Ex-Vivo COF Study for Lung Cancer Observation

Official Title

Feasibility of the Ultrasmall Composite Optical Fiberscope System for Lung Cancer Observation


Accessing nodules located in the most outer part of the lung is challenging. Tissue that will be removed from the lung will be used to see if we can reach and see the nodule with a very small camera. This camera that may reach in the smaller and outer airways is called a composite optical fiberscope (COF). The purpose of this study is to evaluate insertion ability of the COF and visualization of the lung tumour by the COF. In order to do so, we plan to evaluate 50 patient samples from the University Health Network over the span of 2 years.

Trial Description

Primary Outcome:

  • insertion ability of the COF using human ex-vivo lungs
Peripheral pulmonary lesions (PPLs), which include pulmonary nodules and masses, are a common problem in pulmonology practice. The incidence of PPLs will likely increase given the growing adoption of chest CT screening for lung cancer. There are several guidelines available for management of PPLs. If bronchoscopy is selected as the method of diagnosis, conventional bronchoscopy has been one platform used for decades to diagnose PPLs. However, conventional bronchoscopic techniques have significant limitations and overall low diagnostic yield for most PPLs. As a result, innovative bronchoscopic techniques and technologies have evolved over the last decade to diagnose PPLs more accurately. However, accessing to PPLs located in the most peripheral part is still challenging. As a new method to diagnose and localize cancers, photodynamic diagnosis (PDD) has been gaining attention. PDD is a new technique where a photosensitizer injected intravenously accumulates in the abnormal lesion, then its fluorescence can be detected by a detector. To conduct PDD for PPLs, we collaboratively developed a parallel-type composite optical fiberscope (COF) with an outer tip diameter of 0.97 mm with OK Fiber Technology (Kyoto, Japan). Its small size and flexibility of the tip enable it to be inserted into animal ultrasmall airways. The outer membrane of the fiberscope is made from polytetrafluoroethylene in the COF's insertable section and is hydrophilic coated, which reduces frictional forces when in the contact with the bronchial wall resulting in smooth insertion of the fiberscope. As the COF has illumination fibers and a laser fiber inside, simultaneous white-light and fluorescence imaging with real-time monitoring can be performed to confirm the tip position of the fiberscope during laser irradiation. In this study, we want to evaluate the COF regarding the quality of white-light images and the accessibility of lung tumours located in the peripheral area of the lung.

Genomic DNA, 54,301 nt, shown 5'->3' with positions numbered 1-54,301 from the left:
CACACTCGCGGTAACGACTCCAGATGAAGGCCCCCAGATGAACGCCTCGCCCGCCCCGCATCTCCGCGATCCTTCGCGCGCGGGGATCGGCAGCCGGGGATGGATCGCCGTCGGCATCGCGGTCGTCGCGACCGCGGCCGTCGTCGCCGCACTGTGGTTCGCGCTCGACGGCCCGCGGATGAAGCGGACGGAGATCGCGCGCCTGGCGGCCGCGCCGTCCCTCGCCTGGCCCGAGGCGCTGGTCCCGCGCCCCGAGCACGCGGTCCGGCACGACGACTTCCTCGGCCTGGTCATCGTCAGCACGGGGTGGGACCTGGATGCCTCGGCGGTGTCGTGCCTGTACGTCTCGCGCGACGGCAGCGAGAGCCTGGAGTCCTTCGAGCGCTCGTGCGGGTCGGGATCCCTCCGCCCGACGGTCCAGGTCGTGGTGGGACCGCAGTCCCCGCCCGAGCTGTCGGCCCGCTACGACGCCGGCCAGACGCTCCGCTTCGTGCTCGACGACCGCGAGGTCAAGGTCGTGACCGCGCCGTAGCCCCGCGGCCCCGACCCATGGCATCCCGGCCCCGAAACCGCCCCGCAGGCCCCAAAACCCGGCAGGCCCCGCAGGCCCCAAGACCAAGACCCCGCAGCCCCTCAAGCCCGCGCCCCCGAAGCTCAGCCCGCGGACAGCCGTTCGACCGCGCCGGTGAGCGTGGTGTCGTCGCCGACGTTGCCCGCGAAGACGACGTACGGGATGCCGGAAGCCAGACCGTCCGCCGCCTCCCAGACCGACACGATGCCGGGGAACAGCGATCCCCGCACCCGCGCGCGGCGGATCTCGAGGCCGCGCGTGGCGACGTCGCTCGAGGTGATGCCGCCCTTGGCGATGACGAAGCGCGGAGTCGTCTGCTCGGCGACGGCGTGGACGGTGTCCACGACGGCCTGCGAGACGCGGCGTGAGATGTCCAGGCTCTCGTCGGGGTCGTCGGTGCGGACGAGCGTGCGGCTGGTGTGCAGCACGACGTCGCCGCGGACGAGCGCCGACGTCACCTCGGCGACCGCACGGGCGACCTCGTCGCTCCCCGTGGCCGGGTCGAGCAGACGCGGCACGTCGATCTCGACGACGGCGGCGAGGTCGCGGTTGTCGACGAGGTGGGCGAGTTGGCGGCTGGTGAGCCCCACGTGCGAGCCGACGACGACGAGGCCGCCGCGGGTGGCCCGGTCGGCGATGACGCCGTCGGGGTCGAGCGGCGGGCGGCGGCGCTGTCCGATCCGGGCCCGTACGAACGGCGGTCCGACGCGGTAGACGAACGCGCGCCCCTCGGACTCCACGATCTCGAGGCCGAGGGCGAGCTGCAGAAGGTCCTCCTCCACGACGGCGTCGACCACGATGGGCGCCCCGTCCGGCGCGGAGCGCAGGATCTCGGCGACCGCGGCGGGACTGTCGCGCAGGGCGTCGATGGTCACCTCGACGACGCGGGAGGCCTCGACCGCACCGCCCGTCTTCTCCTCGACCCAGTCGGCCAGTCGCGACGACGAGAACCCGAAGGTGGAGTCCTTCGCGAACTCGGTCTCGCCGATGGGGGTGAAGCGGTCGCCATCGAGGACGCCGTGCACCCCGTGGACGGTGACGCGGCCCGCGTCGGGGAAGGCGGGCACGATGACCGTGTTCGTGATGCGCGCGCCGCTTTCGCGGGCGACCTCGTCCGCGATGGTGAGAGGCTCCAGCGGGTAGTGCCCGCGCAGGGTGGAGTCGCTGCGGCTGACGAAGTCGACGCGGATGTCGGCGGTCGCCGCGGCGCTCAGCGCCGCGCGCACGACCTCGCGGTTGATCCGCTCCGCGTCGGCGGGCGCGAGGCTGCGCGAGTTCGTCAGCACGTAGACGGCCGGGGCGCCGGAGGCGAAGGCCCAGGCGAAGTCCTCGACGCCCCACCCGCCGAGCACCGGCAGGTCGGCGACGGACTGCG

View this trial on ClinicalTrials.gov

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